BOOKS: Eat Smart: A Guide To Good Health For Kids
From ANIMAL PEOPLE, October 1992:
Eat Smart: A Guide To Good Health For
Kids. By Dale Figtree, New Win Publishing (P.O.
Box 5159, Clinton, NJ 08809), 1992, 100 pages,
James, the hero of Eat Smart, is a typical young
teen: healthy, active, and totally unaware of his body’s nutri-
tional needs. When he finds himself gaining too much weight,
he tries the obvious solutions. He hides his body in loose cloth-
ing. He tries to diet, and fails.
Frustrated and angry, he loses confidence in himself.
“The strange thing was, the bigger I got, the hungrier I got,”
he says, until finally one humiliating incident in front of his
peers triggers a serious depression. Fortunately his parents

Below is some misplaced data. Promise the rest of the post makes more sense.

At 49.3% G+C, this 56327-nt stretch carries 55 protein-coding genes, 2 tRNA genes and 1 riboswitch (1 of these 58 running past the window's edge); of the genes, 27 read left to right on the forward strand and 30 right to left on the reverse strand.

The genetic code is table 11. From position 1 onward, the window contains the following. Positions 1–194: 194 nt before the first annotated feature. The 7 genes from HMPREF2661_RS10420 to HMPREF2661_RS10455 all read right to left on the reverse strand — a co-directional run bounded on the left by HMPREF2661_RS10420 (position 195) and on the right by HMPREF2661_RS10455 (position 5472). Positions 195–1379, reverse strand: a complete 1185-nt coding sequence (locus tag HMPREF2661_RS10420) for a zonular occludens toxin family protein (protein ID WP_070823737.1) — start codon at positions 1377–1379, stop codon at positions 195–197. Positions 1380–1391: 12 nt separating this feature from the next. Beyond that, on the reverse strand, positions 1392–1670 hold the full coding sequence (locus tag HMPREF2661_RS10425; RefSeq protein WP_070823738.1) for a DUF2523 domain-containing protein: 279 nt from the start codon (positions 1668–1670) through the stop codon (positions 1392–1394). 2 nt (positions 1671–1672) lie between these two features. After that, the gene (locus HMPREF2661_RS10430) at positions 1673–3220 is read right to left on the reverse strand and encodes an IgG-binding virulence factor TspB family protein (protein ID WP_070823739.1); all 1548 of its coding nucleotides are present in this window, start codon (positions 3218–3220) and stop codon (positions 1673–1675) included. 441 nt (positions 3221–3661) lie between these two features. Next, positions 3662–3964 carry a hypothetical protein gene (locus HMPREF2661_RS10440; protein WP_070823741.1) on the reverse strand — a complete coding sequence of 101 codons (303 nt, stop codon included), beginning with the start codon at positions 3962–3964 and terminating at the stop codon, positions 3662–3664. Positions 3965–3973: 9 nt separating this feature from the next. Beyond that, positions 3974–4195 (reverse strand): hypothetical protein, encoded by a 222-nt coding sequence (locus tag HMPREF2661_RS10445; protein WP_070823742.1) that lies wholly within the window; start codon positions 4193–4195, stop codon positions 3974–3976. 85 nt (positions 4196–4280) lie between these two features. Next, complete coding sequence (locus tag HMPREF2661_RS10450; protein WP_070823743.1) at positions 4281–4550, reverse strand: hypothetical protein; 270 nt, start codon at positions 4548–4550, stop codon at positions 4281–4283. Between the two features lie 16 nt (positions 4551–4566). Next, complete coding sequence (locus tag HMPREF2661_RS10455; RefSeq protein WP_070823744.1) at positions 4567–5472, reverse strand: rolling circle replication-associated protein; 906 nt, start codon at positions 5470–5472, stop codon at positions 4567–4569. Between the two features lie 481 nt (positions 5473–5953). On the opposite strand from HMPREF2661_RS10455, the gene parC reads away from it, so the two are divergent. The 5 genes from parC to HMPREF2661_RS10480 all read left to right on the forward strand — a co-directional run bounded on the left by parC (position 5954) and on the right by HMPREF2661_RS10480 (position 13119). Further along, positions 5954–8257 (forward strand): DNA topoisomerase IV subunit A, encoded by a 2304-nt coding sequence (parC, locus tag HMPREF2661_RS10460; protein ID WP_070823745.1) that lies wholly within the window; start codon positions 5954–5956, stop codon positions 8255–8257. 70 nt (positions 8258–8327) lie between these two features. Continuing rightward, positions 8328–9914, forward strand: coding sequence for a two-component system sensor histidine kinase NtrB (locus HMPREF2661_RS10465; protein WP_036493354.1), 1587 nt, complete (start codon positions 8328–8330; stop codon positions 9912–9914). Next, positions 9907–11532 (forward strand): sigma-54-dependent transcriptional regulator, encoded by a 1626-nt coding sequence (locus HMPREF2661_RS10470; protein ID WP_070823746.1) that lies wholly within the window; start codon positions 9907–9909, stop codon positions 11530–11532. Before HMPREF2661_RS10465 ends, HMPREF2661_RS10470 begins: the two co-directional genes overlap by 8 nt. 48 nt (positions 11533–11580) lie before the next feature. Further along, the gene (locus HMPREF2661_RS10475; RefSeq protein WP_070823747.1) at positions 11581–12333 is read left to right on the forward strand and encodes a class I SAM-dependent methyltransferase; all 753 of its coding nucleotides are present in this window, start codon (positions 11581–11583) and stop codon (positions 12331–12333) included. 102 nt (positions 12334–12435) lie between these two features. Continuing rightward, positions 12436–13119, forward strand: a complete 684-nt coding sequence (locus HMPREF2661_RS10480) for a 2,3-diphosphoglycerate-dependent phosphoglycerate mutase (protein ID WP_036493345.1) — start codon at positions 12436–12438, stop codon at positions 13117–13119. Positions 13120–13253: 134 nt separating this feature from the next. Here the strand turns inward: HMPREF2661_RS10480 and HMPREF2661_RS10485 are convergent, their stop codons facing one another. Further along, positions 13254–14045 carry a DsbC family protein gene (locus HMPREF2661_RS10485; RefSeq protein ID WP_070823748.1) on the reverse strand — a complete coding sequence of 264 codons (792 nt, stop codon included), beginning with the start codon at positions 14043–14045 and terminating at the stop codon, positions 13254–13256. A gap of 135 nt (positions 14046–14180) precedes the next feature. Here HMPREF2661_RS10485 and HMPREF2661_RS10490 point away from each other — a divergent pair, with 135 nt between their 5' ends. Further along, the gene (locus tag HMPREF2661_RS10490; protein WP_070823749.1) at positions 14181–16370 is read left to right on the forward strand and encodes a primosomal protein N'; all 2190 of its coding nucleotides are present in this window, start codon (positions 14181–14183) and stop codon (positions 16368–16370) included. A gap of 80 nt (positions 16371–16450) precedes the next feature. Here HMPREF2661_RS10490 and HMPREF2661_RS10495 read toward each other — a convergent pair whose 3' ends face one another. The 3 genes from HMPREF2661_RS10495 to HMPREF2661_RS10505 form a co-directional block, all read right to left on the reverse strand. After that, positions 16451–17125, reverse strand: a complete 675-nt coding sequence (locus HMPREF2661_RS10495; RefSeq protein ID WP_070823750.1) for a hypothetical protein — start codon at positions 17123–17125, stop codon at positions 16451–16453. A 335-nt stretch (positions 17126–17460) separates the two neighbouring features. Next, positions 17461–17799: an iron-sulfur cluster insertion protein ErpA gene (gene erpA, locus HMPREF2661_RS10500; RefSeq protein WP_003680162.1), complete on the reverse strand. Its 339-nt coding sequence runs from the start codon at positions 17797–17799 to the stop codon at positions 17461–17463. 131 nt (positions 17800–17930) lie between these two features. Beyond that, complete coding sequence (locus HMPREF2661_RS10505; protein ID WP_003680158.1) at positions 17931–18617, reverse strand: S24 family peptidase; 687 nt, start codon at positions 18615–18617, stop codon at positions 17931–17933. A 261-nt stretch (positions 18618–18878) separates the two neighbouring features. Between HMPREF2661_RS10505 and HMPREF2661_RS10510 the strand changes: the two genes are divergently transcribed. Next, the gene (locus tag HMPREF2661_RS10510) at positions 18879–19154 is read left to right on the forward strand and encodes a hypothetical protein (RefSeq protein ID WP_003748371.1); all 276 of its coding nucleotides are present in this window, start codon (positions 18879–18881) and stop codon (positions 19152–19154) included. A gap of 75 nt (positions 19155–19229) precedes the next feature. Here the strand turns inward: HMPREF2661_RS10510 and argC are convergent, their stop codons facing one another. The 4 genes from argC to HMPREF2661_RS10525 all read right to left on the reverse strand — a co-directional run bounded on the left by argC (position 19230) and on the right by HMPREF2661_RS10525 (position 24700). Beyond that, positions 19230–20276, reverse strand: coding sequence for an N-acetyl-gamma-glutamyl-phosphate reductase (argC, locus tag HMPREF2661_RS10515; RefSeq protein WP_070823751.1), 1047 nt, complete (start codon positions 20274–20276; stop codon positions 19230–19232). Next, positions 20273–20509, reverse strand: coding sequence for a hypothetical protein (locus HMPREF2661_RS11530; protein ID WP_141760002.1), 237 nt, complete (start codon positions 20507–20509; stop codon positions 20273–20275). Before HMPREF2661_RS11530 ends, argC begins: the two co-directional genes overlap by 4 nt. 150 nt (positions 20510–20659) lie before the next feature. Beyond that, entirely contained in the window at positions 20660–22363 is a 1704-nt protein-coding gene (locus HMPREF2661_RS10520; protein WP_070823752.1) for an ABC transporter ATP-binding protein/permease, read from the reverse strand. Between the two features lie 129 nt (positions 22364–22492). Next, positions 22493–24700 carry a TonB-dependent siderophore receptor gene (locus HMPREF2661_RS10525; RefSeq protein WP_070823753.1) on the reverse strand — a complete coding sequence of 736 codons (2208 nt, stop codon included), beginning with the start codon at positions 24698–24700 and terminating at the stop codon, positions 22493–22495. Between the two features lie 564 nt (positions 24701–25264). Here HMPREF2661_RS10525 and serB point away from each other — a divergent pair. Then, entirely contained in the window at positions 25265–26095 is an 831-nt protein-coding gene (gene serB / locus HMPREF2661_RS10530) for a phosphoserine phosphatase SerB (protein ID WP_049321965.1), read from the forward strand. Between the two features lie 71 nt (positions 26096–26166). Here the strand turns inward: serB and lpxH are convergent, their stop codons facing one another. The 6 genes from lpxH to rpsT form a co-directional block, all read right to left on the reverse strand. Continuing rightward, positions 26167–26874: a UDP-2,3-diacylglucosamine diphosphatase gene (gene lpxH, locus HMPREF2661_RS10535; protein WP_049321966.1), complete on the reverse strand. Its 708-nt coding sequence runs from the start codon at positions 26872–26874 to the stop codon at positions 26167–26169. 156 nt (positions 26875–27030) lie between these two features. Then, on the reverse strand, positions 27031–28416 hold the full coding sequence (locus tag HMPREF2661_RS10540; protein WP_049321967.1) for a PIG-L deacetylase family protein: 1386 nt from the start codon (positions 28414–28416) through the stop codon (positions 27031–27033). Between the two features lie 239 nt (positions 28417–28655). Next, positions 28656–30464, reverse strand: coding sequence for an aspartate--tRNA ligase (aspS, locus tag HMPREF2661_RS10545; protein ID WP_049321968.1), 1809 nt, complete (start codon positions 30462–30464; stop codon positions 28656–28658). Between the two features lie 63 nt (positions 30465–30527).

introduce him to a health counselor much like the author of this
book. With her help, James learns to choose appropriate food,
and he gradually regains his sense of self-worth.
While Eat Smart focuses primarily on weight control,
it contains basic information–presented sensitively and with
humor–for young people of all shapes and sizes. Lively and
evocative line drawings illustrate James’ journey of self-discov-
ery. Particularly clever are sketches demonstrating the transfor-
mation of nutrients to energy as a young person might imagine
the process. James learns, for instance, that “we would all
look like jellyfish” without minerals in our diets, and he envi-
sions himself as a large boneless blob.
Following James’ narrative, a question-and-answer
session addresses related health concerns and advocates a vegan
diet. Consumption of meat and dairy products is discouraged
for health reasons, and because, “most animals today are
raised in miserable conditions. Eating meat supports that cruel
treatment.” Elsewhere she expresses concern for the conditions
on modern poultry farms. For neophyte vegan cooks, she
includes a selection of recipes designed to appeal to adolescent
–Cathy Young Czapla